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Journal Entry 1: “Mother Tongue”

“Mother Tongue” is about Amy Tan’s struggle to relate and empathize with her mother’s “broken” English. Since a young girl, the author had been exposed to the poor treatment her mother received for her English speaking skills like not being heard nor understood. This experience had negatively affected Tan into thinking that her mother was less than because of her “low” English level. As a result Tan says that her mother’s capabilities stunted her personal growth in the English language leading to low IQ and SAT scores because “a person’s developing language skills are more influenced by peers.” As Tan grew into a strong writer she came to understand that her mother isn’t less than because her English doesn’t suit societal norms. 

      I can strongly relate to Amy Tan because I too had these feelings with my mother. My mother would try to speak English, but always encountered someone who just couldn’t get passed her Spanish accent, so she’d call on me to translate her concerns; at parent teacher conferences, doctor’s appointments, etc. As I got older I realized my mother had been properly addressing herself, but the confused stares from others stunted her confidence and only kept her further away from the language. Through my personal experiences with opposing cultural prospectives when it comes to the English language I’ve learned to appreciate everyone’s varying English stages. The differences signify strength and courage because It’s difficult to assimilate to a country where your mother tongue is seen as less than. Despite the varying accents and sentence structures, being able to communicate in a new language needs to be applauded not dismissed.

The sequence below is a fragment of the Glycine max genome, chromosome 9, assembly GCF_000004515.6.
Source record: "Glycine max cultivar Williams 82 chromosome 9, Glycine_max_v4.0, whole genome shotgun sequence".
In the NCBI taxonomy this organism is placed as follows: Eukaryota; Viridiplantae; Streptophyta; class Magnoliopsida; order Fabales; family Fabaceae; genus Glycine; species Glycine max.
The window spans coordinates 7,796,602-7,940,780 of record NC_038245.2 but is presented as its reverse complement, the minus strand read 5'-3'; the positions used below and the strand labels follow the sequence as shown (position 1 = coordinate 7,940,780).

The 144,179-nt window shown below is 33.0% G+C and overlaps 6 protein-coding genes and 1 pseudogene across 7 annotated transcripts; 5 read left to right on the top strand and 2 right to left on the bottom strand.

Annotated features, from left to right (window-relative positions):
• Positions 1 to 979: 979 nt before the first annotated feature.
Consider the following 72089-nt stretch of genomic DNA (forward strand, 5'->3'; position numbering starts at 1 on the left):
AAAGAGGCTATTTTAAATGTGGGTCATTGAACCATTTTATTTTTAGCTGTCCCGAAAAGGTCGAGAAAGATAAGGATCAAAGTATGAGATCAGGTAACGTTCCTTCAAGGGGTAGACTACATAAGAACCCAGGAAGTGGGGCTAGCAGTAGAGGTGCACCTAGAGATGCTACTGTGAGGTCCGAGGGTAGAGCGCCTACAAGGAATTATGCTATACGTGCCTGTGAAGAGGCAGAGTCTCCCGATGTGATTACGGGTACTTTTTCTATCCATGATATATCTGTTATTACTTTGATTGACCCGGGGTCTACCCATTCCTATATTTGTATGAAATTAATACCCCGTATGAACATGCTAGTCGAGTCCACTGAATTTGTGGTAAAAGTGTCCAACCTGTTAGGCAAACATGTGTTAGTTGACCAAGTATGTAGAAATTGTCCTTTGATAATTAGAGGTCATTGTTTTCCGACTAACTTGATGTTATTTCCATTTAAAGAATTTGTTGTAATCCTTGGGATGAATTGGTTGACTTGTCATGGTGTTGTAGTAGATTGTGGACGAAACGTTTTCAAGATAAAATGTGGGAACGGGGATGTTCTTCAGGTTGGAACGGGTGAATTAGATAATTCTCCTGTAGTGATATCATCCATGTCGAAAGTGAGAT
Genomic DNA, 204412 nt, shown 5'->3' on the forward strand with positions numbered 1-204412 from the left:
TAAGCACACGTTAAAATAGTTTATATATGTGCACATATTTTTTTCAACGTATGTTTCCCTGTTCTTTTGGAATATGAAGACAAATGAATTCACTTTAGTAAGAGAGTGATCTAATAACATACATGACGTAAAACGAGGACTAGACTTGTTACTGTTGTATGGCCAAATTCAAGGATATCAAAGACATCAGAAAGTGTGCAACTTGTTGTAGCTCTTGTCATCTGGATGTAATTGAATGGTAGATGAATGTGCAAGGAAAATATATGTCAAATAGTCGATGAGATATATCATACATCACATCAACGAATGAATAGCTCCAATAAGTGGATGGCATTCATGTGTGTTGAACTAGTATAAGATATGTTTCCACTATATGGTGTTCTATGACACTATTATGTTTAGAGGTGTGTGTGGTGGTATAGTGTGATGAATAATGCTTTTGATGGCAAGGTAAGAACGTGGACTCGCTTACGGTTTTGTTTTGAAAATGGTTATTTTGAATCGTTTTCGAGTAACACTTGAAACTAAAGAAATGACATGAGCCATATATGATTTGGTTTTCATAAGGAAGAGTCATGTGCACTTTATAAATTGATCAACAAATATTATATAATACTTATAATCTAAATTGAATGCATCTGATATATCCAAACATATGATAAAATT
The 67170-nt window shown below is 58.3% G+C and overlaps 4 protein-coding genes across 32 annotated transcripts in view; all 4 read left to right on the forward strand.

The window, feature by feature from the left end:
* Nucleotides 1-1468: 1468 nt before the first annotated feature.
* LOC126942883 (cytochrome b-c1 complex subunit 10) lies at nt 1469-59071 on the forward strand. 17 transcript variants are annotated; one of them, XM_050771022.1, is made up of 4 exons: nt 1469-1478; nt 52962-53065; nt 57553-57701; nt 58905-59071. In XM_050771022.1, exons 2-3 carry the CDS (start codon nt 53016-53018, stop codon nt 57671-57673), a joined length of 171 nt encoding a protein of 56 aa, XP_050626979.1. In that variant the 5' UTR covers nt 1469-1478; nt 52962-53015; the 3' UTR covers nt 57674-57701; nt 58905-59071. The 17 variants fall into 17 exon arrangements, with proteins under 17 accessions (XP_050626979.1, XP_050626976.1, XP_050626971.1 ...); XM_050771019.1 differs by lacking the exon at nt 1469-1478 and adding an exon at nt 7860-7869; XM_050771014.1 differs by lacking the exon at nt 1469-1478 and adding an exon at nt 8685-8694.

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2 Comments

  1. Your statement of “being able to communicate in a new language needs to be applauded not dismissed,” is very empowering. This was highly enlightening as I had not thought to encourage others of their choice to strengthen a certain language and to appreciate their stages of learning a new language. It definitely is discouraging to find those who are above me in a certain language, and exists a sense of shame. Not only does acting superior make one feel shameful of not having ascertained a certain level of proficiency in a language, but I also find false humility to create a culture of sub-conscious shame, a shame not easily recognized or noticed which demotivates me to progress further in those specific languages. Thank you for your perspective.

  2. It is a great thing to be able to understand the emotions the author has in your life experiences. Often times and not just in the U.S might I add, people struggling to speak the common language of said country, are seen as those with limited thinking and lack emotional responses. As a society, I truly believe we need to be willing to take the time to understand how we each feel regardless of background an language. I never had this experience growing up since I started elementary school here however, my assimilation process drove me further from where I came from

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